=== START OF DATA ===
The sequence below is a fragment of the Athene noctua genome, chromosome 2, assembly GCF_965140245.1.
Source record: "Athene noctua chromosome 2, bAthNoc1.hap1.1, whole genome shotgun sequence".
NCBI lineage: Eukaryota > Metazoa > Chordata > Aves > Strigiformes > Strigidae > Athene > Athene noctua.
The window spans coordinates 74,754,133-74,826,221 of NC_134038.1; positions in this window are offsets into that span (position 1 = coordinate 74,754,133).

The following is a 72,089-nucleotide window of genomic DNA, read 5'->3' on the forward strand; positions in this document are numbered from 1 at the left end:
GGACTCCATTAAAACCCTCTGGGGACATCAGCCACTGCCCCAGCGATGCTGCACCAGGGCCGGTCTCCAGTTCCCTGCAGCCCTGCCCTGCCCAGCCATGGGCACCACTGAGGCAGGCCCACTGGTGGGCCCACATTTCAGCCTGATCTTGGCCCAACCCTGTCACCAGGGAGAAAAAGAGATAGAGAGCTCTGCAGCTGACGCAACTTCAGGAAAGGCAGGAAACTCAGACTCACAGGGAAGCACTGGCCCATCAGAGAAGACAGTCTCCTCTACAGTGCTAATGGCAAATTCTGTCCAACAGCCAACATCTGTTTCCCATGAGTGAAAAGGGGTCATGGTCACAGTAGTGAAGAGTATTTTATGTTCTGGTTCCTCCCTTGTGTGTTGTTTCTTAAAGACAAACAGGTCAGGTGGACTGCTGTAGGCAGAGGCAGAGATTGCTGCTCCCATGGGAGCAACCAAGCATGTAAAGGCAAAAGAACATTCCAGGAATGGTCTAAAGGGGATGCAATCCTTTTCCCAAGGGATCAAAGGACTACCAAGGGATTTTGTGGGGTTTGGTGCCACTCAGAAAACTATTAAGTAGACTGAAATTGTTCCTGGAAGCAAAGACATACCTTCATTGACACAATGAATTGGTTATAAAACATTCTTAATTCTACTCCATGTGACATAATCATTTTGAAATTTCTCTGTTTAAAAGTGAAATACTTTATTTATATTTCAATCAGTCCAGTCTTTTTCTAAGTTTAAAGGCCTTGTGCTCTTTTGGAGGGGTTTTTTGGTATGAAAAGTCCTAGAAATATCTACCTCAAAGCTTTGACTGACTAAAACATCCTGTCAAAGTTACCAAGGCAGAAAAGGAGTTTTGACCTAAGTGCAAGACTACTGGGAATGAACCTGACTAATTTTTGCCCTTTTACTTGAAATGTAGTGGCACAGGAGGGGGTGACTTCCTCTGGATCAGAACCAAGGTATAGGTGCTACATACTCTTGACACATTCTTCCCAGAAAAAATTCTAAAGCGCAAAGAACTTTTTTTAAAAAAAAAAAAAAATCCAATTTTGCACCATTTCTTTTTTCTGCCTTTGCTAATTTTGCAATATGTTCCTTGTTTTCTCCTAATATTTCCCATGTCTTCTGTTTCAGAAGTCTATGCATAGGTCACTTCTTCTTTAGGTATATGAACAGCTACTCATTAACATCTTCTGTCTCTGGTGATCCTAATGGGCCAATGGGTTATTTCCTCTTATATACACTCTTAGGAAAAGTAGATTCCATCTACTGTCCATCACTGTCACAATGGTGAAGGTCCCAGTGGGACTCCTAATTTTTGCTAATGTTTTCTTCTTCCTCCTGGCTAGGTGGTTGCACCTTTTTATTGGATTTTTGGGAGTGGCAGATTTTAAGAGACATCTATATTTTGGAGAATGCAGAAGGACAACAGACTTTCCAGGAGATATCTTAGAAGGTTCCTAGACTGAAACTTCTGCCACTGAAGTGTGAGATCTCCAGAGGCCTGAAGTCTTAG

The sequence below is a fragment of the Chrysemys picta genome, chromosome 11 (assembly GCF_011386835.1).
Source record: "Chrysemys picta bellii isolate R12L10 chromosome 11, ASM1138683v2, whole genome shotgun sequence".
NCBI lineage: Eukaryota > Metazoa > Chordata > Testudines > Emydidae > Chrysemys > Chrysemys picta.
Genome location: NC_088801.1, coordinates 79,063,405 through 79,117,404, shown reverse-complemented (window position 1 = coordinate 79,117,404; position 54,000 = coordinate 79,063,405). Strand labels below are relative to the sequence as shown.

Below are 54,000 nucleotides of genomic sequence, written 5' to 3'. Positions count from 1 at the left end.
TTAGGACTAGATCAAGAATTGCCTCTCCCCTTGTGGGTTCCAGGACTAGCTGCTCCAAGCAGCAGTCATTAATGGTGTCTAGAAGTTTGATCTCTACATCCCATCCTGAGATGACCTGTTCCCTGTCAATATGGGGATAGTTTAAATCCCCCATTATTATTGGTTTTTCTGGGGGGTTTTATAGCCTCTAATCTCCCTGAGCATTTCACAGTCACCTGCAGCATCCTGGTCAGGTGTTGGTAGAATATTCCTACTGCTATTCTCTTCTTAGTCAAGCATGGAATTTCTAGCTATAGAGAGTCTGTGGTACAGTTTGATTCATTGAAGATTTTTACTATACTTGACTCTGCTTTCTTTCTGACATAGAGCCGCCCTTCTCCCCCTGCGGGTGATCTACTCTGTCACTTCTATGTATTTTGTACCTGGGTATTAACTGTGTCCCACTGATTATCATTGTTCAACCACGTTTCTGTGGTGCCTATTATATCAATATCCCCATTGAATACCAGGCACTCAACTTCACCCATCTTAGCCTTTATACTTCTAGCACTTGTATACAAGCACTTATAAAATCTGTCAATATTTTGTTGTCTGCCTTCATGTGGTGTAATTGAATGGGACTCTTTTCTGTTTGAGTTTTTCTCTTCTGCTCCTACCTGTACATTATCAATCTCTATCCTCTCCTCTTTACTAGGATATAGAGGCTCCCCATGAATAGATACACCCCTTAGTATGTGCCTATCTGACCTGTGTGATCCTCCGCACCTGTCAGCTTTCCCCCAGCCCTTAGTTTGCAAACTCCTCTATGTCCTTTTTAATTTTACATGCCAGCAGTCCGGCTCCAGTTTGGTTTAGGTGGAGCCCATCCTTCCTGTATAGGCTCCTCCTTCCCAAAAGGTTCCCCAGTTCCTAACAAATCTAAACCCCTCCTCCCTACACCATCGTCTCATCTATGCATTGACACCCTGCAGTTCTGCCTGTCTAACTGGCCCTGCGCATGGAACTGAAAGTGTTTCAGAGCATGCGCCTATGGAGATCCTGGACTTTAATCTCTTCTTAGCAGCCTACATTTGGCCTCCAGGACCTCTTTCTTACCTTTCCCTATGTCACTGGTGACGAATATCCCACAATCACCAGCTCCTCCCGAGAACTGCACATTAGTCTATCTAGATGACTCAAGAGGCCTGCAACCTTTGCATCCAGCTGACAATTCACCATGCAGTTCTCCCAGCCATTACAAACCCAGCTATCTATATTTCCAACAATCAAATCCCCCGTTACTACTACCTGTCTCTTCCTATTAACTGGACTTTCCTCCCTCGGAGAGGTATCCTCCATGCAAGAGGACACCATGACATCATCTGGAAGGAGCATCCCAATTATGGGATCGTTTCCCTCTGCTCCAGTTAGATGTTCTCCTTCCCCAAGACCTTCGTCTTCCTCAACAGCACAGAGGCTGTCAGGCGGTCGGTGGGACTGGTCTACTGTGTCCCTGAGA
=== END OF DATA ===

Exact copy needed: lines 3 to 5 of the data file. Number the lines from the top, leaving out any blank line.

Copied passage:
NCBI lineage: Eukaryota > Metazoa > Chordata > Aves > Strigiformes > Strigidae > Athene > Athene noctua.
The window spans coordinates 74,754,133-74,826,221 of NC_134038.1; positions in this window are offsets into that span (position 1 = coordinate 74,754,133).

The following is a 72,089-nucleotide window of genomic DNA, read 5'->3' on the forward strand; positions in this document are numbered from 1 at the left end: